14 November, 2012
Introducing THE NEW TUNGSTENS
Typeface: Tungsten Compressed
A good type family balances cohesion and diversity. Its styles need to feel related, but each is entitled to its own personality. Nothing’s worse than paying for a collection of two dozen fonts, only to discover that each speaks in exactly the same voice.
Tungsten began as a focussed set of styles that aspired to being disarming instead of pushy. “Smart, tough, and sexy” was how we described the design, a brief that gave us enough latitude to create four distinct designs: a sporty Medium, an articulate Semibold, a stylish Bold, and a persuasive Black. We stopped at four, discovering that so many of the strategies that served the design in these proportions became impractical at lighter weights. Tungsten is all about the interplay between positive and negative space, a relationship that disappears when the strokes become thin, and the spaces cavernous. So while we could make the design perform mechanically at lighter weights, it no longer felt like Tungsten.
But then we discovered something interesting. We found different strategies to use at these proportions, which could make the design look familiar but feel different. We created new designs whose forthrightness came through in different ways: some were elegant, others earnest. And when we started exploring different widths, we found we could gradually turn up the volume, and watch Tungsten go from cool to vibrant to ecstatic.
So today, we’re delighted to introduce The New Tungstens, a set of four different widths, each in eight weights, starting at $199. The full collection includes Regular, Narrow, Condensed and Compressed, and right now you can save $300 when you buy the complete collection of 32 styles.
7 February, 2011
Things We Love
In a manner more typical of the corporate than the corporeal, designer Nicholas Felton marks the passage of each year with an annual report. Past editions of the Feltron Annual Report have ranged in sensibilities, from his editorial 2006 (smarter than the smartest magazine) to his diagrammatic 2009 (which out-Tuftes Tufte.) While the very concept is arch, making the Feltron Report a beloved fixture in the offices of so many graphic designers, I really have to hand it to Nicholas for never stooping to the obvious and allowing his yearly record to become a mere send-up of the annual report form. This year’s report, awash in our Tungsten typeface, is no exception: it uses the tools of data visualization and typography to tell a compelling story, and color a narrative that might so easily have been reduced to a mere family tree or a timeline.
Spend some time with The 2010 Feltron Annual Report: I think you’ll find it smart, touching, and inspiring, an uncommon trifecta. —JH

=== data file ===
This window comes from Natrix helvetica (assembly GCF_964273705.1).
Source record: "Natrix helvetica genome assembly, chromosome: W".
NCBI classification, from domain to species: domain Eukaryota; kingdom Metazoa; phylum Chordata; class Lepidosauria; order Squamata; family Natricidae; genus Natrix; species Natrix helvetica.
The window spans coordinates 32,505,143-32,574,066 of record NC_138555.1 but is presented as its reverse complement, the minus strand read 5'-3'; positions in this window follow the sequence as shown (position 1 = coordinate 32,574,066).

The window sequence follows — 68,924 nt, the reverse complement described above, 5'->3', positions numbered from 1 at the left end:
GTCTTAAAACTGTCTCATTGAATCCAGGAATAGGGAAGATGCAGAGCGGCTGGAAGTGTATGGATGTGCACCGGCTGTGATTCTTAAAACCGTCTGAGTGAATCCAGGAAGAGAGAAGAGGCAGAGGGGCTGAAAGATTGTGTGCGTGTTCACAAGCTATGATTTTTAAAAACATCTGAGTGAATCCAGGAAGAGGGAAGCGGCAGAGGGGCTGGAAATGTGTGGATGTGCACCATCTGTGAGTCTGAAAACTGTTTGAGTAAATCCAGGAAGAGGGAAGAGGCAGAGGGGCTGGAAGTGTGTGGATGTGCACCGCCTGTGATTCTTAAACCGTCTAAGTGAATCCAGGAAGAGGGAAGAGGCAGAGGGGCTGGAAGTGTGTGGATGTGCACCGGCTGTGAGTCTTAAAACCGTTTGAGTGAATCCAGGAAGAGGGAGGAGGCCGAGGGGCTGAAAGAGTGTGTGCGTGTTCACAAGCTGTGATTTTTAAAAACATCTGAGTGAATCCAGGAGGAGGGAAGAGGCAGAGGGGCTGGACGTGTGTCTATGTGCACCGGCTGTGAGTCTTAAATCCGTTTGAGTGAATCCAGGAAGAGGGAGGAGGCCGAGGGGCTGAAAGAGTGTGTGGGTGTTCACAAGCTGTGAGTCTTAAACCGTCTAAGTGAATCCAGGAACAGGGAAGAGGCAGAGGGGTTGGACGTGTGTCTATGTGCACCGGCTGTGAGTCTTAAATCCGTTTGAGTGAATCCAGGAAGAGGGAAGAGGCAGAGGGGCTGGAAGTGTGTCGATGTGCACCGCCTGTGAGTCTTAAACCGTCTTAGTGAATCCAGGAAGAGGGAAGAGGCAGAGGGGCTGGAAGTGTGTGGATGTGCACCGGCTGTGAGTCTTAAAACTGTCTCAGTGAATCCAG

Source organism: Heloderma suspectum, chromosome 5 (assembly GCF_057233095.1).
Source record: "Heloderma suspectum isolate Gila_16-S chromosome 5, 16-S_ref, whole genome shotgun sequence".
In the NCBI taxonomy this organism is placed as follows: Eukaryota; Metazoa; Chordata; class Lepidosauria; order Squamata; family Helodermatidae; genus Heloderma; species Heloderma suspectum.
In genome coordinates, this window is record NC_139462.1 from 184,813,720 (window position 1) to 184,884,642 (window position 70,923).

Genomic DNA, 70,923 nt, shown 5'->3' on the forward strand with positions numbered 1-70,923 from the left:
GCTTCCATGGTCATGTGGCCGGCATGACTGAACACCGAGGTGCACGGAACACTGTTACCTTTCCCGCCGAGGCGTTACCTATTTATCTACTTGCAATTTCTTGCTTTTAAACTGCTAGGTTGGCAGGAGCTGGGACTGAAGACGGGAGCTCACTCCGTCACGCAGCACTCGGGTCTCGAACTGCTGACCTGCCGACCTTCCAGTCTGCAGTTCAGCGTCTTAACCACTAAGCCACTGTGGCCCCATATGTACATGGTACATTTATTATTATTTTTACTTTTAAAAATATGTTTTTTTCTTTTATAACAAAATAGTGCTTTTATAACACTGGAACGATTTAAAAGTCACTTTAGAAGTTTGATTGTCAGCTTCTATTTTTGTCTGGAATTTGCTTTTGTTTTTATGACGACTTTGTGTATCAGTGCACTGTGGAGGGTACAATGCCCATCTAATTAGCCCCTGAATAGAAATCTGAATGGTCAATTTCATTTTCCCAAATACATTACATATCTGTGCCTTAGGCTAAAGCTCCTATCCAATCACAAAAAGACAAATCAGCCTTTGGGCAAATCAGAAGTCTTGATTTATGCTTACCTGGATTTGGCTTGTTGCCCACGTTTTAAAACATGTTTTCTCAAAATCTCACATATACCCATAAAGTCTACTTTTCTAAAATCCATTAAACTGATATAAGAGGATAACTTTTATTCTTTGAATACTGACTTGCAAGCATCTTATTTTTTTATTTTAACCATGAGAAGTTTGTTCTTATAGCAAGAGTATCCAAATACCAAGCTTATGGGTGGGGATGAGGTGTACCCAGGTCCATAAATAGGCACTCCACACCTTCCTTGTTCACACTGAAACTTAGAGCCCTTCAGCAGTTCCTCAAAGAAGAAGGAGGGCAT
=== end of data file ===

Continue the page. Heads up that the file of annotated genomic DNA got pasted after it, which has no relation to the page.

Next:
16 February, 2010
The Tablet Magazine
Wired gets it. Today they’re going public with the prototype they shared with us a few weeks ago, and if you’re like me, your reaction will be an instantaneous “neat!” followed immediately by “well, isn’t it obvious it was supposed to work this way?” When something creates and fulfills expectations at the same time, you know you’ve got it right. —JH
30 September, 2009
New Fonts: A Graphic Designer’s Perspective
Most graphic designers choose the fonts that best fit their projects. Brian Hennings does the opposite: he chooses the projects that best fit the fonts. A resident designer at H&FJ, Brian shares with me the responsibility of creating all of the sample art you’ll find on this site. His is a strange universe of the fictitious: signage programs for mythical cities, book jackets for unwritten novels, product literature for items you cannot buy, broadcast graphics for live sporting events that you can’t quite identify. (They might have a ball, horses, cars, rifles, or all of the above.) His fake cookbook recipes have immaculate typography, but I wouldn’t recommend trying to cook from any of them.
Two weeks ago, H&FJ released our new Tungsten font family, accompanied by an unusually large collection of sample art: Brian and I just couldn’t put the new fonts down. The feedback we received was extraordinary in both its kindness and its volume, and I was especially happy to see so many designers specifically mention the art that we’d worked so hard to create. Since Brian’s job gives him a unique perspective on typography — plus enviable access to fonts that the rest of the world won’t see for years — I asked him to share some of his observations about the process: what it’s like to use a new font that no one’s ever used, what it tells you about itself, and what it reveals about typography in general. Without further ado, here’s Brian... —JHContinues...